Joe Biden's First Call With a Middle Eastern Leader Will Be Israel's Benjamin Netanyahu

After being accused of snubbing Israeli's Benjamin Netanyahu, the White House said Tuesday that the prime minister will be President Joe Biden's first call to a leader in the Middle East.

"It will be soon," White House press secretary Jen Psaki told reporters during a briefing. "I don't have an exact date for you, but it is soon. Stay tuned."

Psaki continued, "Israel is, of course, an ally. Israel is a country where we have an important strategic security relationship, and our team is fully engaged, not at the head-of-state level quite yet but very soon."

Biden's failure to include Netanyahu in his first round of calls to foreign leaders as president fueled speculation that the new administration was freezing him out because of the right-wing leader's close ties with former President Donald Trump. One Israeli newspaper ran a story headlined "Is Biden ghosting Netanyahu?"

But Netanyahu appeared untroubled by the lack of direct contact with Biden, according to Reuters. On Saturday, Gilad Erdan, the Israeli ambassador to Washington, told N12's Meet the Press in Israel that "the prime minister is not worried about the timing of the conversation."

Last week, when asked if the delay was meant to disrespect Netanyahu, Psaki told members of the press that it was "not an international diss" and that Biden was "looking forward to having the conversation."

Israeli PM Netanyahu February 2021
Israeli Prime Minister Netanyahu attends a ceremony marking the 4 millionth person to be vaccinated, at the Leumit Health Care Services vaccination facility in Jerusalem, on February 16. Alex Kolomiensky/Pool/AFP via Getty Images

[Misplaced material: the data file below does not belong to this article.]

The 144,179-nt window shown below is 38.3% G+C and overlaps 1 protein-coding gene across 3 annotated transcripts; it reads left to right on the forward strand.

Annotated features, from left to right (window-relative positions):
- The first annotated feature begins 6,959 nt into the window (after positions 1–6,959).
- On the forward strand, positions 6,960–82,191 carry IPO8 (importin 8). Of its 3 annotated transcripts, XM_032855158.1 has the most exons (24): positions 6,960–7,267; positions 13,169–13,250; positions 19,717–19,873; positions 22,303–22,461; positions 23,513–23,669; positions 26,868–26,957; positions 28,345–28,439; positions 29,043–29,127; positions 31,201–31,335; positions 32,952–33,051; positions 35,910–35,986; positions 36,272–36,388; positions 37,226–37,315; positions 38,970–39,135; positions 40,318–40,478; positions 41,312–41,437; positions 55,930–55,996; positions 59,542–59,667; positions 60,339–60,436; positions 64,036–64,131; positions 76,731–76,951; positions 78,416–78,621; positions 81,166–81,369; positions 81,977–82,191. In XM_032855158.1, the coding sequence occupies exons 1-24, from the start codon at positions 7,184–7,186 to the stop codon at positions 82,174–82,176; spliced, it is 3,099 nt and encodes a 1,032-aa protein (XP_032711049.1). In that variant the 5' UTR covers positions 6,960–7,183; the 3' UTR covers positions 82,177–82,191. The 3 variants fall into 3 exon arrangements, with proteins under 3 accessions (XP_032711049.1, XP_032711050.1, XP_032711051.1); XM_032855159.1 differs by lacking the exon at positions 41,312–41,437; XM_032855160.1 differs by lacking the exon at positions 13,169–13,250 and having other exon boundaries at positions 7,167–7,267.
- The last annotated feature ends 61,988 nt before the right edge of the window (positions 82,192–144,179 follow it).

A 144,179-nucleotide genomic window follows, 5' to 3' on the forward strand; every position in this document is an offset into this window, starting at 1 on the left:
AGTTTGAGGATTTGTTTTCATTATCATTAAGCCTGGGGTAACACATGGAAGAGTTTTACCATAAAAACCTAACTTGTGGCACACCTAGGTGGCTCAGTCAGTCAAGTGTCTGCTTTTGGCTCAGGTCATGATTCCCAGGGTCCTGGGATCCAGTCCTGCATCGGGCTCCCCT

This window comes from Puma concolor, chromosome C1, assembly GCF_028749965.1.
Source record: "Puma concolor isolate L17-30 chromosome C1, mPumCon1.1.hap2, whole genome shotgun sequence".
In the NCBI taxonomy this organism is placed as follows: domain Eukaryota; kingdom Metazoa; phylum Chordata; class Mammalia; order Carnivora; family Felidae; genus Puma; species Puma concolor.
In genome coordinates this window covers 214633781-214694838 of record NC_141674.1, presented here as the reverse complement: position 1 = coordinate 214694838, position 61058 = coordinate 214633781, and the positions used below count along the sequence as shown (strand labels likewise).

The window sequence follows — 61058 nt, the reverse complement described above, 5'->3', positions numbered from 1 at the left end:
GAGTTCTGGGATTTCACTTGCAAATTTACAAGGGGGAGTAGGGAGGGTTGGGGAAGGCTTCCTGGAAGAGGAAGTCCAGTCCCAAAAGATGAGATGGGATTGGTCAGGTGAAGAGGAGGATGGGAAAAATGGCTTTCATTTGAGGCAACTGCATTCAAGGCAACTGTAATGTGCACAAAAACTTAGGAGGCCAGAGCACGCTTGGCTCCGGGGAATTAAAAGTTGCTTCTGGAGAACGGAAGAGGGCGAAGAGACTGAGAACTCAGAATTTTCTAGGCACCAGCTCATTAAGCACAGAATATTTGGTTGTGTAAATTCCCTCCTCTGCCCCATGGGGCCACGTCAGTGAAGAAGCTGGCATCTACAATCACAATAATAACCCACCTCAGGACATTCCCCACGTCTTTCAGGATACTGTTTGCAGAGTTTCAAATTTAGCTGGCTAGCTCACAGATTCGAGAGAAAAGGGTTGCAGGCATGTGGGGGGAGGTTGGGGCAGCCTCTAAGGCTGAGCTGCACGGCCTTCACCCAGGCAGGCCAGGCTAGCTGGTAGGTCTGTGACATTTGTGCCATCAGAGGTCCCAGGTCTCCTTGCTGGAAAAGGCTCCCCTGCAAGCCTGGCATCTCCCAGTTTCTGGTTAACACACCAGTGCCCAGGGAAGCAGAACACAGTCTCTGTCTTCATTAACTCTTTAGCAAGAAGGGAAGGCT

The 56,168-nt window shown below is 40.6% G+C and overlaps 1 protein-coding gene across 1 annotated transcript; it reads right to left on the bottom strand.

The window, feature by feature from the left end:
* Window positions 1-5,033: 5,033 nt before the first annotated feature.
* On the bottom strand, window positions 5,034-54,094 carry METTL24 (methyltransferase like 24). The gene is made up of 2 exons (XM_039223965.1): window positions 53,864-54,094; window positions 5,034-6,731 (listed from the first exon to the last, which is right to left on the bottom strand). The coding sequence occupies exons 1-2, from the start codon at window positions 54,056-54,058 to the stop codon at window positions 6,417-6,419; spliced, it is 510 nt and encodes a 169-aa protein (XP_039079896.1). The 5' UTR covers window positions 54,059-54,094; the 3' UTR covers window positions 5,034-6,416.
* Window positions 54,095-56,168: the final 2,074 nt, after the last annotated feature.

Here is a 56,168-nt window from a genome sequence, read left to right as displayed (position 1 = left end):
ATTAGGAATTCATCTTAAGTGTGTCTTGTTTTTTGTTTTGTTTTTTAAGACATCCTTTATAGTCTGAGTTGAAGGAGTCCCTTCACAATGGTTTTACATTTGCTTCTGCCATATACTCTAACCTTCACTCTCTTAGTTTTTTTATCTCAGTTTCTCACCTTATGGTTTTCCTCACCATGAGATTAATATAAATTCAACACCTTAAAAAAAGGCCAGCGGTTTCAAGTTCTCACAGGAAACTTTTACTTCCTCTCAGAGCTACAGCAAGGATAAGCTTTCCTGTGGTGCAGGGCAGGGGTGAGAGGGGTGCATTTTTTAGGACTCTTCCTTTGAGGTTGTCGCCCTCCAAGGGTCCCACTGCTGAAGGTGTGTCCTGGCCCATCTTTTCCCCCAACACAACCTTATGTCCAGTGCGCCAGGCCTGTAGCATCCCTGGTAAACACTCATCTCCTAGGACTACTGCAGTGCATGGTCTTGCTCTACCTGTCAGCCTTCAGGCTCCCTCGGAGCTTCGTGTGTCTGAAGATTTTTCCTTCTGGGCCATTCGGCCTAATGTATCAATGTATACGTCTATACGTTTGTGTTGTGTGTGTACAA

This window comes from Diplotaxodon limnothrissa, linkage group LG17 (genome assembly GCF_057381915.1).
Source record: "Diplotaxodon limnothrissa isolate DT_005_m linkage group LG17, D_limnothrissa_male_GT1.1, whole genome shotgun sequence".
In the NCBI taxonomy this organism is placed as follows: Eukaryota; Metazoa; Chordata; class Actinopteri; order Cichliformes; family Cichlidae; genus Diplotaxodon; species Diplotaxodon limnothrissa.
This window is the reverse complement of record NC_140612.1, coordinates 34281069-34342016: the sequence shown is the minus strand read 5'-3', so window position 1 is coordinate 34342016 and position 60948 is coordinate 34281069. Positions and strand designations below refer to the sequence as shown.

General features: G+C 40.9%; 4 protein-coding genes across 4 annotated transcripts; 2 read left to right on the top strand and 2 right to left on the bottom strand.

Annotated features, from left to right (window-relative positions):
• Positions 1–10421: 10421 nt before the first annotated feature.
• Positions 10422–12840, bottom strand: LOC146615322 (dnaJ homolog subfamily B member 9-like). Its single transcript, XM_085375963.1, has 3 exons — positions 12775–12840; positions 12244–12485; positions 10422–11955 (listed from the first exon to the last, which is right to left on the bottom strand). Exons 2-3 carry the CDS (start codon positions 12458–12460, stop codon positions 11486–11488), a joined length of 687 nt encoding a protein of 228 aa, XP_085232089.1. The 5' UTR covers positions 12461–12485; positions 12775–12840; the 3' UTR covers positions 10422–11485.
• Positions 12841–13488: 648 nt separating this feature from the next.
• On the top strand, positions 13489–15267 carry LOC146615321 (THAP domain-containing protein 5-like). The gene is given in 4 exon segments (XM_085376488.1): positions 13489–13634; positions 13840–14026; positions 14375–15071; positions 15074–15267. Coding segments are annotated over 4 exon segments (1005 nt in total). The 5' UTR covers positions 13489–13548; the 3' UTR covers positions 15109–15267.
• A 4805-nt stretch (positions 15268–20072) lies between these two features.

Biden has already called several foreign leaders, including those of Canada, China, Britain, France, Japan, Mexico, South Korea and Russia. It's been roughly four weeks since the U.S. president was sworn into office.

Trump spoke to Netanyahu within days of taking office in 2017, as did his predecessor, Barack Obama. Biden, a former chairman of the Senate Foreign Relations Committee and vice president under Obama, has met Netanyahu several times. The Obama administration and Netanyahu clashed several times, including over the Iran nuclear deal and the expansion of Israeli settlements.

In 2014, Biden asked Israel's ambassador to pass on a message to Netanyahu that said: "Bibi, I don't agree with a damn thing you say but I love you."

Netanyahu has also dismissed the notion that he was being dissed by the Biden administration. The prime minister recently told Israel's Channel 12 that he was confident Biden would call and that they have had "very strong, friendly relations for nearly 40 years, dating from the time I came to Washington as an Israeli diplomatic representative and he was a young senator from Delaware."